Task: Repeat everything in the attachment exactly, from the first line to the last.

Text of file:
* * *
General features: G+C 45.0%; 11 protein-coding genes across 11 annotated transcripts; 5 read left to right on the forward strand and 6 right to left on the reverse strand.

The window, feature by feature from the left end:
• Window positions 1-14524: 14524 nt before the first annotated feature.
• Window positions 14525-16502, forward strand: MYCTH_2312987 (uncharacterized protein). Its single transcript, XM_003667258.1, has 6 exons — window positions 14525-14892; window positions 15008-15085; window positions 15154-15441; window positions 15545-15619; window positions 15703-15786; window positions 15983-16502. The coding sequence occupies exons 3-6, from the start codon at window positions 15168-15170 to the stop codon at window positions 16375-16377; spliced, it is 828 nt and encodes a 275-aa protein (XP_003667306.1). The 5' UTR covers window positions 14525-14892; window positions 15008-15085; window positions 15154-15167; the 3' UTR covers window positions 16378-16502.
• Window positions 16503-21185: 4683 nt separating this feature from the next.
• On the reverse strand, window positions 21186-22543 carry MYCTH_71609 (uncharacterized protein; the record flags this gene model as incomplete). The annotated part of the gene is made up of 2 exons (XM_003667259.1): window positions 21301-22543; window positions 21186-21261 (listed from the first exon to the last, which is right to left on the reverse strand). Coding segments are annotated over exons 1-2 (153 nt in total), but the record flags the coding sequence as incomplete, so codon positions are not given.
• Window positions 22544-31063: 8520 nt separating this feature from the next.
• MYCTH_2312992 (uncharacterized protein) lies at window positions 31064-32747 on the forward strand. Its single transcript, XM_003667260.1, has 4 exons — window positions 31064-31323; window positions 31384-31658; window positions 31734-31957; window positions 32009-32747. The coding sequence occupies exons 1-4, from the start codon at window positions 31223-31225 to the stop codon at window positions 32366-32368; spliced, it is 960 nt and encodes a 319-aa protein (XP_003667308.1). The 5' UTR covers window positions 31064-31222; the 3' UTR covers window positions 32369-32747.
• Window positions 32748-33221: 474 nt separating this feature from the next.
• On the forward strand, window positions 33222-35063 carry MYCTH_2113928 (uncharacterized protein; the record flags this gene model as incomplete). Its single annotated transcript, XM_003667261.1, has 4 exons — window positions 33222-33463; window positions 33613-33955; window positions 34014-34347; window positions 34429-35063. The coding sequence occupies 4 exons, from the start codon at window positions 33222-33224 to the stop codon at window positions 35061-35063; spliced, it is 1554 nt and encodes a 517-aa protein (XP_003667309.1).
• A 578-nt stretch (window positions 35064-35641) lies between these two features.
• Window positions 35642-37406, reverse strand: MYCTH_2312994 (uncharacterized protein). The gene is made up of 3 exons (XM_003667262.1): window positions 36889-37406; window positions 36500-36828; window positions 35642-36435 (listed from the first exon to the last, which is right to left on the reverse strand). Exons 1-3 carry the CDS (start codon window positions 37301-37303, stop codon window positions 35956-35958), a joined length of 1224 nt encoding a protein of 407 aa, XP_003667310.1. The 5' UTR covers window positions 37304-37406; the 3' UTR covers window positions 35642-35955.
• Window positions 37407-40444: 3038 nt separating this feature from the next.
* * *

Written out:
General features: G+C 45.0%; 11 protein-coding genes across 11 annotated transcripts; 5 read left to right on the forward strand and 6 right to left on the reverse strand.

The window, feature by feature from the left end:
• Window positions 1-14524: 14524 nt before the first annotated feature.
• Window positions 14525-16502, forward strand: MYCTH_2312987 (uncharacterized protein). Its single transcript, XM_003667258.1, has 6 exons — window positions 14525-14892; window positions 15008-15085; window positions 15154-15441; window positions 15545-15619; window positions 15703-15786; window positions 15983-16502. The coding sequence occupies exons 3-6, from the start codon at window positions 15168-15170 to the stop codon at window positions 16375-16377; spliced, it is 828 nt and encodes a 275-aa protein (XP_003667306.1). The 5' UTR covers window positions 14525-14892; window positions 15008-15085; window positions 15154-15167; the 3' UTR covers window positions 16378-16502.
• Window positions 16503-21185: 4683 nt separating this feature from the next.
• On the reverse strand, window positions 21186-22543 carry MYCTH_71609 (uncharacterized protein; the record flags this gene model as incomplete). The annotated part of the gene is made up of 2 exons (XM_003667259.1): window positions 21301-22543; window positions 21186-21261 (listed from the first exon to the last, which is right to left on the reverse strand). Coding segments are annotated over exons 1-2 (153 nt in total), but the record flags the coding sequence as incomplete, so codon positions are not given.
• Window positions 22544-31063: 8520 nt separating this feature from the next.
• MYCTH_2312992 (uncharacterized protein) lies at window positions 31064-32747 on the forward strand. Its single transcript, XM_003667260.1, has 4 exons — window positions 31064-31323; window positions 31384-31658; window positions 31734-31957; window positions 32009-32747. The coding sequence occupies exons 1-4, from the start codon at window positions 31223-31225 to the stop codon at window positions 32366-32368; spliced, it is 960 nt and encodes a 319-aa protein (XP_003667308.1). The 5' UTR covers window positions 31064-31222; the 3' UTR covers window positions 32369-32747.
• Window positions 32748-33221: 474 nt separating this feature from the next.
• On the forward strand, window positions 33222-35063 carry MYCTH_2113928 (uncharacterized protein; the record flags this gene model as incomplete). Its single annotated transcript, XM_003667261.1, has 4 exons — window positions 33222-33463; window positions 33613-33955; window positions 34014-34347; window positions 34429-35063. The coding sequence occupies 4 exons, from the start codon at window positions 33222-33224 to the stop codon at window positions 35061-35063; spliced, it is 1554 nt and encodes a 517-aa protein (XP_003667309.1).
• A 578-nt stretch (window positions 35064-35641) lies between these two features.
• Window positions 35642-37406, reverse strand: MYCTH_2312994 (uncharacterized protein). The gene is made up of 3 exons (XM_003667262.1): window positions 36889-37406; window positions 36500-36828; window positions 35642-36435 (listed from the first exon to the last, which is right to left on the reverse strand). Exons 1-3 carry the CDS (start codon window positions 37301-37303, stop codon window positions 35956-35958), a joined length of 1224 nt encoding a protein of 407 aa, XP_003667310.1. The 5' UTR covers window positions 37304-37406; the 3' UTR covers window positions 35642-35955.
• Window positions 37407-40444: 3038 nt separating this feature from the next.